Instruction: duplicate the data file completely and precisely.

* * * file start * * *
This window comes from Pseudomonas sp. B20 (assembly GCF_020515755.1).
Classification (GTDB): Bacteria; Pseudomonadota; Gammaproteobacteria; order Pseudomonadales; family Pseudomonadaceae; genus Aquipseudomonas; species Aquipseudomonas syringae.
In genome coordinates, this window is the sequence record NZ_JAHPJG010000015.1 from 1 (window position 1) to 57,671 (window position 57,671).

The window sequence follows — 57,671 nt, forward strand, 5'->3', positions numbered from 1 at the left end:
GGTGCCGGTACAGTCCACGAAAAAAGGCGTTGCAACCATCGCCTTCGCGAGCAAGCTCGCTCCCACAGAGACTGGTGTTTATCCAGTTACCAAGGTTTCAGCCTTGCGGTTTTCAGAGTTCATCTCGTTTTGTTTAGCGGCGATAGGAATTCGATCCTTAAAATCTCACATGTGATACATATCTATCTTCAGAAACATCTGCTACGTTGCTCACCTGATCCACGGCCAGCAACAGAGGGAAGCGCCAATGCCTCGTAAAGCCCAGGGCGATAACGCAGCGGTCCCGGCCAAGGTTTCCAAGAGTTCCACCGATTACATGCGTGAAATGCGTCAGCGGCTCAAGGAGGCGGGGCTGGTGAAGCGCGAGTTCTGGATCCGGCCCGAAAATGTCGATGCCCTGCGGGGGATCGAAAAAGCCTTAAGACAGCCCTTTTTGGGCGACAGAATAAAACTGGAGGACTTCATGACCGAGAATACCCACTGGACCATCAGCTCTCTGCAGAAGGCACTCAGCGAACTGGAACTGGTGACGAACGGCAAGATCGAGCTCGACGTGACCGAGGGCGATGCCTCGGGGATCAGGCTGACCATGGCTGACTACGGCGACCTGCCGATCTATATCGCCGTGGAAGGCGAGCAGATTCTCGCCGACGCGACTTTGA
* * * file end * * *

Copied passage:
This window comes from Pseudomonas sp. B20 (assembly GCF_020515755.1).
Classification (GTDB): Bacteria; Pseudomonadota; Gammaproteobacteria; order Pseudomonadales; family Pseudomonadaceae; genus Aquipseudomonas; species Aquipseudomonas syringae.
In genome coordinates, this window is the sequence record NZ_JAHPJG010000015.1 from 1 (window position 1) to 57,671 (window position 57,671).

The window sequence follows — 57,671 nt, forward strand, 5'->3', positions numbered from 1 at the left end:
GGTGCCGGTACAGTCCACGAAAAAAGGCGTTGCAACCATCGCCTTCGCGAGCAAGCTCGCTCCCACAGAGACTGGTGTTTATCCAGTTACCAAGGTTTCAGCCTTGCGGTTTTCAGAGTTCATCTCGTTTTGTTTAGCGGCGATAGGAATTCGATCCTTAAAATCTCACATGTGATACATATCTATCTTCAGAAACATCTGCTACGTTGCTCACCTGATCCACGGCCAGCAACAGAGGGAAGCGCCAATGCCTCGTAAAGCCCAGGGCGATAACGCAGCGGTCCCGGCCAAGGTTTCCAAGAGTTCCACCGATTACATGCGTGAAATGCGTCAGCGGCTCAAGGAGGCGGGGCTGGTGAAGCGCGAGTTCTGGATCCGGCCCGAAAATGTCGATGCCCTGCGGGGGATCGAAAAAGCCTTAAGACAGCCCTTTTTGGGCGACAGAATAAAACTGGAGGACTTCATGACCGAGAATACCCACTGGACCATCAGCTCTCTGCAGAAGGCACTCAGCGAACTGGAACTGGTGACGAACGGCAAGATCGAGCTCGACGTGACCGAGGGCGATGCCTCGGGGATCAGGCTGACCATGGCTGACTACGGCGACCTGCCGATCTATATCGCCGTGGAAGGCGAGCAGATTCTCGCCGACGCGACTTTGA